Security leaders discuss ONCD’s call for memory-safe software

The White House Office of the National Cyber Director (ONCD) put out a report stating that in order to address the cause of many cyberattacks, future software should be developed with a memory-safe design. The release goes on to encourage the technical community to be proactive in the minimization of the cyberspace attack surface. By enforcing memory-safe programming languages, technology manufacturers can block off threats from encroaching the digital landscape.

Security leaders weigh in

Quazi Nafiul Islam, Developer Advocate at Sonar:

“The report from the White House Office of the National Cyber Director (ONCD) underscores the need for companies across industries to prioritize the adoption of memory-safe programming languages as a means to mitigate costly cybersecurity attacks. From a developer standpoint, this carries some major implications. It means that we need to tackle the challenge that can be adopting memory safe programming languages, and we can expect languages like Rust to gain more traction. This is certainly a tall order as it’s not just about making sure a program is memory safe, but changing the default programming paradigm to memory safe.

“The technical community is critical to this process. Ensuring memory safety, even with Rust and similar languages, is not an easy task. Following this policy will be a tough nut to crack, requiring collaboration between software quality vendors. But the delayed prioritization of memory safe software has already led to major security vulnerabilities. OCDN wants to drive a future of more secure software, and this isn’t a change that can happen overnight, which the title “Future Software Should Be Memory Safe,” acknowledges. We can’t turn all current software into memory safe software. This report is an opportunity to drive a conversation surrounding software quality and security — it’s an exciting spot to be in.”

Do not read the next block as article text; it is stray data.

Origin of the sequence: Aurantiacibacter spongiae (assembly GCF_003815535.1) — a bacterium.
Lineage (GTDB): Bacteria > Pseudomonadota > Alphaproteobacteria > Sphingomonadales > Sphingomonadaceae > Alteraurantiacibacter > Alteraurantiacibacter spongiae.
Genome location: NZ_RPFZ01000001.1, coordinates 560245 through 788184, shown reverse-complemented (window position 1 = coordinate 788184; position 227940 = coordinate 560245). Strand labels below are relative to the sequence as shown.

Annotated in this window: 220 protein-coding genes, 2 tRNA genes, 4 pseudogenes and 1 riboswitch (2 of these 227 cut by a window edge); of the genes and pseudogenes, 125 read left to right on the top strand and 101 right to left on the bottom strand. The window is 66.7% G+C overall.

Chris Wood, Principal Application Security SME at Immersive Labs:

“While proactively reducing the attack surface serves as an important reminder of the need for memory-safe programming languages for future software development, it is equally important that we acknowledge that organizations will still need to support legacy applications that may be memory unsafe. Developers play a critical role in protecting digital environments, so it’s important that they are aware of a wide range of potential threats that could eventually lead to exploitation.

“The White House has taken a step in the right direction with this report by incorporating the technical community’s expertise into the Federal Government’s approach to these issues. However, just because memory safe as a CWE category could be phased out, does not mean there are not other categories developers should be concerned about. We may not be able to always mitigate every risk, but it’s critical to upskill developers so that they can defend against known exploits and adopt an always-on approach to building security capabilities. When organizations rapidly address exploited vulnerabilities, they greatly reduce the impact of risks and potential damage.